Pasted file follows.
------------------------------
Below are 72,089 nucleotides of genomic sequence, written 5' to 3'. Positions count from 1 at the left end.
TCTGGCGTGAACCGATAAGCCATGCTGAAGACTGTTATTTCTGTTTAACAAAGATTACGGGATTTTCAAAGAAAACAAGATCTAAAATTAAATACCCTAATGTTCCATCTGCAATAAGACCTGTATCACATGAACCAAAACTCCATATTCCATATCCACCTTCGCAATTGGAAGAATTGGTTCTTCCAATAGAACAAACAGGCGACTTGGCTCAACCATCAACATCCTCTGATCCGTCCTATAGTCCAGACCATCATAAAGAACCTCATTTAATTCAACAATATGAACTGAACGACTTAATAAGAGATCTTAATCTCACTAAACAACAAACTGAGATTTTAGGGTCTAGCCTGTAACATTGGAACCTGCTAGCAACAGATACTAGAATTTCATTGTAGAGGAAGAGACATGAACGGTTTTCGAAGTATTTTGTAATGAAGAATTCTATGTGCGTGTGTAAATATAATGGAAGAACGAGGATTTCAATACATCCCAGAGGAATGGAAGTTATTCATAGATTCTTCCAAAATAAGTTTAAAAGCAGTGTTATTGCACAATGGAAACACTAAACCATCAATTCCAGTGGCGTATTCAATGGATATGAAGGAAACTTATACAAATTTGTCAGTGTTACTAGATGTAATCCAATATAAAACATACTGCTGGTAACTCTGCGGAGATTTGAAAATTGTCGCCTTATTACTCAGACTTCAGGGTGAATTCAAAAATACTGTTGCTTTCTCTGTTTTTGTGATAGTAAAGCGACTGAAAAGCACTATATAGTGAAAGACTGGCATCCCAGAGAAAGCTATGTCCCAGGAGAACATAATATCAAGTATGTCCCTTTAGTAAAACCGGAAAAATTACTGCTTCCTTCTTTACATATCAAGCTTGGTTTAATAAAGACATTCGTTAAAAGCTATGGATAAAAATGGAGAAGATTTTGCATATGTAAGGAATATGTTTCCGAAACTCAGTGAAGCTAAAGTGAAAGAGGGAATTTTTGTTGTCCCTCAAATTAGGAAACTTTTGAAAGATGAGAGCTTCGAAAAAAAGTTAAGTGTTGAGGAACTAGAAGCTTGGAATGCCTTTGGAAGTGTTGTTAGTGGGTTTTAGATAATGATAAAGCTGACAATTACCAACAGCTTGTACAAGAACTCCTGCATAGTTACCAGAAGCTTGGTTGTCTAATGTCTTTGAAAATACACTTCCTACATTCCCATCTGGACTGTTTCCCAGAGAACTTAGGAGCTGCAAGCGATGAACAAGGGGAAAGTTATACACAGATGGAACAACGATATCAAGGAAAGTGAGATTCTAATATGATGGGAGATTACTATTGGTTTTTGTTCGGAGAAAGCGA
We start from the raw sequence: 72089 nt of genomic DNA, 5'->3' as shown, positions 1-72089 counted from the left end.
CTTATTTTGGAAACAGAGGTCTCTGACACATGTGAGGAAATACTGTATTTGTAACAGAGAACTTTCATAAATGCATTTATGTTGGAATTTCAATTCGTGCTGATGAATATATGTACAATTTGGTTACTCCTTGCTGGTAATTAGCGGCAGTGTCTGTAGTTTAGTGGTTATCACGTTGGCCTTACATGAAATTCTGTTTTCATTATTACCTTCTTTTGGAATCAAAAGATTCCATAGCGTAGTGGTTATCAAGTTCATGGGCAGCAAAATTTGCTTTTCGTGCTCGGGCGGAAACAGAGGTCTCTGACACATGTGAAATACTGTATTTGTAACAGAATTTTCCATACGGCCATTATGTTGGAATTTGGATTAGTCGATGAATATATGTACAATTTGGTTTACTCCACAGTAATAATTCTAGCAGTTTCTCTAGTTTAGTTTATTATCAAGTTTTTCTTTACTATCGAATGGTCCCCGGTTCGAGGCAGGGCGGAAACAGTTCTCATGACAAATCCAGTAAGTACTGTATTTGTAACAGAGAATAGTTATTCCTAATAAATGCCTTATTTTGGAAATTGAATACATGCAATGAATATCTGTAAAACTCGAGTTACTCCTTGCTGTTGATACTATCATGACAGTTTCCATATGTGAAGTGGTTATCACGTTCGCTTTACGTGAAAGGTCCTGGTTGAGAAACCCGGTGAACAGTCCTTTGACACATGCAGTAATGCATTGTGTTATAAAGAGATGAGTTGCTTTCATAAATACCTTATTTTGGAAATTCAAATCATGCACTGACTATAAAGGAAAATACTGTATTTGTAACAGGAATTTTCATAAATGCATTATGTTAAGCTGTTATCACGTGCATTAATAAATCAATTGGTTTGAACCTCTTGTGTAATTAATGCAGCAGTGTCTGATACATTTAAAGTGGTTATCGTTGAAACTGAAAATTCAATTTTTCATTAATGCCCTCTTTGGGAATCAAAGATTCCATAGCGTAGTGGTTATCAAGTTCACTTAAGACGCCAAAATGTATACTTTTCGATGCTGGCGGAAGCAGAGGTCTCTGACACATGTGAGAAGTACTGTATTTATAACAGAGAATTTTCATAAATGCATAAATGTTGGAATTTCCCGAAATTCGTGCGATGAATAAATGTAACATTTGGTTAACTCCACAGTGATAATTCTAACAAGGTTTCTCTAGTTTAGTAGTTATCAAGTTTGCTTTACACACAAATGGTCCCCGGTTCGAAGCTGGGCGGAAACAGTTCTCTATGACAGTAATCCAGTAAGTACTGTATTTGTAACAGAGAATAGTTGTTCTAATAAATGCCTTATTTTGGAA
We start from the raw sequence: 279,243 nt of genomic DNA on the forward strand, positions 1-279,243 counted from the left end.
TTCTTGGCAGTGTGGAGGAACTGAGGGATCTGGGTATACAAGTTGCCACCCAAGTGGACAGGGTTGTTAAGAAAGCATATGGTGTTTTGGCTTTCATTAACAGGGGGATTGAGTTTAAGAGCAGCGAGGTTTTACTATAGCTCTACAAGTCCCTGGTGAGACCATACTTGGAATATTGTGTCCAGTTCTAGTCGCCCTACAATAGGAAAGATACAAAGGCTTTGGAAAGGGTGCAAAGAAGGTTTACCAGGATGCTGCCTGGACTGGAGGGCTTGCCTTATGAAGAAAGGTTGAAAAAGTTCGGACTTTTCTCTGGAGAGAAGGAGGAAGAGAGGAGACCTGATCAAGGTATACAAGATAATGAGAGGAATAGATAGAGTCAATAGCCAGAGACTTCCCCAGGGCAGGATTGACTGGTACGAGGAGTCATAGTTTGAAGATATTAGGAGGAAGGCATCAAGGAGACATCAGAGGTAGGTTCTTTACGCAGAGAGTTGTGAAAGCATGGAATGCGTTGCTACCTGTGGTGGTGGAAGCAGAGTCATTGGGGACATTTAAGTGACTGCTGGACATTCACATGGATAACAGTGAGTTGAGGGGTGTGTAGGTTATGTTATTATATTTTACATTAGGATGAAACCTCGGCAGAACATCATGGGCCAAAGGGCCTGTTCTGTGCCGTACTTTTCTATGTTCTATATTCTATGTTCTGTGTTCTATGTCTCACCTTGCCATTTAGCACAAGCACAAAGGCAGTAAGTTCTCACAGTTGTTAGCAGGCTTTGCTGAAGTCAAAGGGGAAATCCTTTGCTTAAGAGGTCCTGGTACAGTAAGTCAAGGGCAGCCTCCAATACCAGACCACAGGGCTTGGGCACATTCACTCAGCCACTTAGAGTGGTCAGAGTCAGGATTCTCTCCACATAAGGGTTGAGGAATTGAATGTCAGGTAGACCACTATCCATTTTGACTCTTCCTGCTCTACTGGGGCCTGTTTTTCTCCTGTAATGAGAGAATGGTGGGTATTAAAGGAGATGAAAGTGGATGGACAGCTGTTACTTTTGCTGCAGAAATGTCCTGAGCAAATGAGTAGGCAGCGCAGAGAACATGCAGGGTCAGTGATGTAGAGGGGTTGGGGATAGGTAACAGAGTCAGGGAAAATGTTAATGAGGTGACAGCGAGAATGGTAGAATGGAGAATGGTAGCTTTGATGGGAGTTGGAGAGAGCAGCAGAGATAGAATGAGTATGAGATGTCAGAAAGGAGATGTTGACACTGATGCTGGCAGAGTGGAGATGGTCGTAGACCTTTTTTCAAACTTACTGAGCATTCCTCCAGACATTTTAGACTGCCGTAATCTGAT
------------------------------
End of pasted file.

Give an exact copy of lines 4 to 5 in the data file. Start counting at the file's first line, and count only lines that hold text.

CTTATTTTGGAAACAGAGGTCTCTGACACATGTGAGGAAATACTGTATTTGTAACAGAGAACTTTCATAAATGCATTTATGTTGGAATTTCAATTCGTGCTGATGAATATATGTACAATTTGGTTACTCCTTGCTGGTAATTAGCGGCAGTGTCTGTAGTTTAGTGGTTATCACGTTGGCCTTACATGAAATTCTGTTTTCATTATTACCTTCTTTTGGAATCAAAAGATTCCATAGCGTAGTGGTTATCAAGTTCATGGGCAGCAAAATTTGCTTTTCGTGCTCGGGCGGAAACAGAGGTCTCTGACACATGTGAAATACTGTATTTGTAACAGAATTTTCCATACGGCCATTATGTTGGAATTTGGATTAGTCGATGAATATATGTACAATTTGGTTTACTCCACAGTAATAATTCTAGCAGTTTCTCTAGTTTAGTTTATTATCAAGTTTTTCTTTACTATCGAATGGTCCCCGGTTCGAGGCAGGGCGGAAACAGTTCTCATGACAAATCCAGTAAGTACTGTATTTGTAACAGAGAATAGTTATTCCTAATAAATGCCTTATTTTGGAAATTGAATACATGCAATGAATATCTGTAAAACTCGAGTTACTCCTTGCTGTTGATACTATCATGACAGTTTCCATATGTGAAGTGGTTATCACGTTCGCTTTACGTGAAAGGTCCTGGTTGAGAAACCCGGTGAACAGTCCTTTGACACATGCAGTAATGCATTGTGTTATAAAGAGATGAGTTGCTTTCATAAATACCTTATTTTGGAAATTCAAATCATGCACTGACTATAAAGGAAAATACTGTATTTGTAACAGGAATTTTCATAAATGCATTATGTTAAGCTGTTATCACGTGCATTAATAAATCAATTGGTTTGAACCTCTTGTGTAATTAATGCAGCAGTGTCTGATACATTTAAAGTGGTTATCGTTGAAACTGAAAATTCAATTTTTCATTAATGCCCTCTTTGGGAATCAAAGATTCCATAGCGTAGTGGTTATCAAGTTCACTTAAGACGCCAAAATGTATACTTTTCGATGCTGGCGGAAGCAGAGGTCTCTGACACATGTGAGAAGTACTGTATTTATAACAGAGAATTTTCATAAATGCATAAATGTTGGAATTTCCCGAAATTCGTGCGATGAATAAATGTAACATTTGGTTAACTCCACAGTGATAATTCTAACAAGGTTTCTCTAGTTTAGTAGTTATCAAGTTTGCTTTACACACAAATGGTCCCCGGTTCGAAGCTGGGCGGAAACAGTTCTCTATGACAGTAATCCAGTAAGTACTGTATTTGTAACAGAGAATAGTTGTTCTAATAAATGCCTTATTTTGGAA
We start from the raw sequence: 279,243 nt of genomic DNA on the forward strand, positions 1-279,243 counted from the left end.